The COVID-19 outbreak was gloomy in many senses. But, it provides a new perspective and makes the world believe that there is nothing that we can’t do virtually. From remote surgeries to project monitoring, we’re now doing everything virtually. Court proceedings aren’t an exception.
Starting as a way to control the pandemic spread, virtual courts are giving hope to the Indian judiciary system, hope for early dispersal, hope for easy accessibility, and hope for reduced operational cost.
In this post, we will unfold the crucial aspects of AI in Judicial system, its impact, and other noteworthy points.
AI in Judicial System: The Rise of Virtual Courts to Overhaul the Judicial System
When a pandemic happens, the dynamics of how things happen to change rapidly. Social distancing becomes the core of everything. As court premises are often crowded and force people to remain in proximity with others for long, a virtual court framework was forced.
The Supreme Court affirmed that the launch of virtual courts in India was to protect the ‘Right of Justice’ that every Indian has. It was a step taken to maintain the integrity of the Indian judiciary system during the time of pandemics.
As soon as the lockdown was announced, measures were taken to ensure smooth judiciary functioning. Detailed guidelines were presented for virtual or E-court functioning. The E-court or virtual court project came into being under the National Policy and Action Plan for ICT in the Indian Judiciary’ (2005).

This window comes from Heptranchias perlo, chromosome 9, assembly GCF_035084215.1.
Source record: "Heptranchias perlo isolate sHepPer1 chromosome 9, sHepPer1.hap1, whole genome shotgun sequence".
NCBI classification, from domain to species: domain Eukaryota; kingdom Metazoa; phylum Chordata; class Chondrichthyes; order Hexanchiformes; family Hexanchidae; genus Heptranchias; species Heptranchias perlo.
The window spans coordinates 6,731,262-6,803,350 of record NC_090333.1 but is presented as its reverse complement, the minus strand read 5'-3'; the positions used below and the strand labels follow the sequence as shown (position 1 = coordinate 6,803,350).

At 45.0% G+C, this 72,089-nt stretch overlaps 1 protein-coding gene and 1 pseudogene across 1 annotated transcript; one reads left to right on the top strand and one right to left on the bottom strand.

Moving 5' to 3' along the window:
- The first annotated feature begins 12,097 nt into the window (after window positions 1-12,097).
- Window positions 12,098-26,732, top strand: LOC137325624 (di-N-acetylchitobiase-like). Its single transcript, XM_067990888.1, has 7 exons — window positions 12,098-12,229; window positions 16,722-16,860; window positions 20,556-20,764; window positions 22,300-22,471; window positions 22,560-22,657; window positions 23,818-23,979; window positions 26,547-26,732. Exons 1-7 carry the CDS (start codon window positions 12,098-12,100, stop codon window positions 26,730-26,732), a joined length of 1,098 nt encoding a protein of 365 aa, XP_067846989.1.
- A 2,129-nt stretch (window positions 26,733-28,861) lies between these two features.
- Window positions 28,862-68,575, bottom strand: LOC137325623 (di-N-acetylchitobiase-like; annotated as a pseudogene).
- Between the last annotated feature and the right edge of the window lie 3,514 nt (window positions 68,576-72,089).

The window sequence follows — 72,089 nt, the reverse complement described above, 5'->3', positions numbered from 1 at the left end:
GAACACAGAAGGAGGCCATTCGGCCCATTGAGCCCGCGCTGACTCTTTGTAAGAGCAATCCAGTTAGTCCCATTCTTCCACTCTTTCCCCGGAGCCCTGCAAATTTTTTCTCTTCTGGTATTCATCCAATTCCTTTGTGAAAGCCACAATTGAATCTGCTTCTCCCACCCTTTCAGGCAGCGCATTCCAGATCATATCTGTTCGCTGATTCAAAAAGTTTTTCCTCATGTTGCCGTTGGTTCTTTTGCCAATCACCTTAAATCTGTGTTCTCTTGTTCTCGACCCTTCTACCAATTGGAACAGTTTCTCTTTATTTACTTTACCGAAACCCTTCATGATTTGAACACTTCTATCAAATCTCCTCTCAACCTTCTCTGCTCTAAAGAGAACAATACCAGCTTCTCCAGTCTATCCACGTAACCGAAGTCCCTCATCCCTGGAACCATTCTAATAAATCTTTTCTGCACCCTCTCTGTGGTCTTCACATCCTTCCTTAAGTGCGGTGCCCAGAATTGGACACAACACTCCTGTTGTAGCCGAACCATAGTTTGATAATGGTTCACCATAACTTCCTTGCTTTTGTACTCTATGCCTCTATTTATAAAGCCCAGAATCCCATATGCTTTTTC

* ICT = Implementation of Information and Communication Technology
The direct aim of the project was:
- To proffer Indians a coherent and effective judiciary assistance
- To develop a supportive and digitized system for the court
- Endow the stakeholders with an ability to have transparent and quick operational access
- To speed-up justice delivery to the litigants at a reduced cost.
The framework was implemented under the guidance of Justice N.V. Ramana. As per the guidelines, almost every judicial and quasi-judicial body was guided to conduct online hearings. The directions related to virtual court adoption in India were as mentioned below:
- It’s mandatory for every District Court to use video conferencing technology as per the guidance of the High Court of the respective state.
- Courts must make video conferencing an accessible facility for litigants who can’t access the technology because of any reason.
- Video conferencing should be a part of the trial and appellate stage. However, it’s crucial to make sure that evidence isn’t recorded during video conferencing. It’s possible only when both parties agree to it.